Lock the portafilter into the grouphead and put the scale under the portafilter. Put your cup on the scale and tare the scale.

Simultaneously, press the button to start the double shot and start your timer. At 10 seconds, you’ll hear the pump spin up, and you’ll see the pressure rise at 16 seconds. Keep an eye on the scale. You’ll want to stop the shot 4-5 grams before your target. For the Brazil Legender, that means pressing the button again when the weight is about 32 grams. Note the time when you press the button. The time we’ll use for recipes is from button press to button press. Once the shot finishes dripping out, record the weight in the cup, which we call the yield.

To reset the machine for the next shot, knock out the puck and use a cloth to wipe the portafilter basket clean. Press either program buttons to purge the group. Then replace the portafilter to keep it hot until you’re ready to use it again.

Stir your espresso and take a sip!


We are using a Breville Barista Express because it’s the most common machine y’all are using to make espresso with PERC coffee. It’s also an incredible value! There are some differences between the Barista Express, Pro, Touch, and Oracle models. The Express has 16 grind settings, the Touch and Pro have 30, and the Oracle has 45. Pro users should double the grind setting number from our recipes.

The current Breville Barista Touch and Oracle do use a different grinder burr from the Barista Express and Pro. While they look extremely similar, the adjustable upper burrs in the Touch and Express are not cross-compatible and they do not follow the same recipes. While most Barista Express machines need a grinder burr calibration of 2, most Barista Touch machines need a burr calibration in the 4-6 range. Unfortunately, this means our recipes are not a direct translation, but they should still be useful for understanding how coffees behave relative to one another, as with using any other espresso machine.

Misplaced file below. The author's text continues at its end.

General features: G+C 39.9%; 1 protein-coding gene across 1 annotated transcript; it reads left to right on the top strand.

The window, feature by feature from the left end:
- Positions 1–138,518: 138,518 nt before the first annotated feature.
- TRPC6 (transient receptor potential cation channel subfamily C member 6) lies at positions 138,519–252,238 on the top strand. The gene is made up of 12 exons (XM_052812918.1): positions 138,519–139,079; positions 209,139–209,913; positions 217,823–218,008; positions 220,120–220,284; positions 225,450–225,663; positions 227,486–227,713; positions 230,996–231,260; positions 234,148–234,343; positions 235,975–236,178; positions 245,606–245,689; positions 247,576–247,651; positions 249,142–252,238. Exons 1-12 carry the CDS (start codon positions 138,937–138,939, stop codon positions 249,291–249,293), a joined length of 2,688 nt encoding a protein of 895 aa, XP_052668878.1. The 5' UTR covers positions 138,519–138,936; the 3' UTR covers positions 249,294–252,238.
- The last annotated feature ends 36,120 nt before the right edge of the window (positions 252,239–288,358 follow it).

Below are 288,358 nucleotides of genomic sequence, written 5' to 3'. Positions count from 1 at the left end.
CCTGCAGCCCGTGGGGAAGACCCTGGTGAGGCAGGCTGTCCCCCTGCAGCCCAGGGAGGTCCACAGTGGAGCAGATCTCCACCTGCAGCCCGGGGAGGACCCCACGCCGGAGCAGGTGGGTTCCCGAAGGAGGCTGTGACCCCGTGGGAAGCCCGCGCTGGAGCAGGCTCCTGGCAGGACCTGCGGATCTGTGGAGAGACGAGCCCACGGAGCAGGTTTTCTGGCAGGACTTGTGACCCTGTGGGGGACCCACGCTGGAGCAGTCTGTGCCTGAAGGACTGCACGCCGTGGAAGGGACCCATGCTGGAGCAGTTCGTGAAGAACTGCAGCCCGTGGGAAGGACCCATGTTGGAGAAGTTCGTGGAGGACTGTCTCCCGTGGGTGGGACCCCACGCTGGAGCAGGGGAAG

Older Barista Express models came with a non-adjustable upper burr. These older burrs are likely worn enough to need replacing now, and they can be swapped for an adjustable upper burr, Breville part SP0001801.


While our recipes are getting most testers really close, most people will need to make a small adjustment to get to the best possible shot. For the Barista Express, each step in grind setting will adjust shot time by about 3 seconds. So if you pull a shot of the Brazil at grind setting 11, targeting 32 seconds and it runs fast, finishing in 26 seconds, you should be able to adjust the grind two steps finer from 11 down to 9 and be pretty dang close to the 32 second target!

If your shot runs too fast or your espresso is too acidic, adjust the grind finer (smaller number). If it runs too slow or your espresso is too bitter and drying, adjust the grind coarser (bigger number)!Some coffees may flow fast enough or slow enough to reach the limits of the grind settings for a given burr calibration. Changing the burr calibration is the equivalent of changing the grind setting 1-4 steps, depending on the burr calibration. This table still needs more validation, but gives an approximate map of grind setting overlap at different burr calibrations.

Breville Testing

In 2022, we sent out coffees and dial-ins to over 50 Breville owners. We asked them to pull 3 shots of each coffee, following the dial-in we provided and report the results.

The interactive dashboards below are all of the data we collected. You can filter by coffee, machine, burr calibration, or grind setting. The "adjusted time" data represent what the shot time would have been if the yield had been exactly the dial-in yield.

We learned some extremely valueable things through this testing including

  • Most Breville Barista Express machines perform similarly to each other
  • Dial-in recipes will get most users within 1-2 grind setting steps of an ideal shot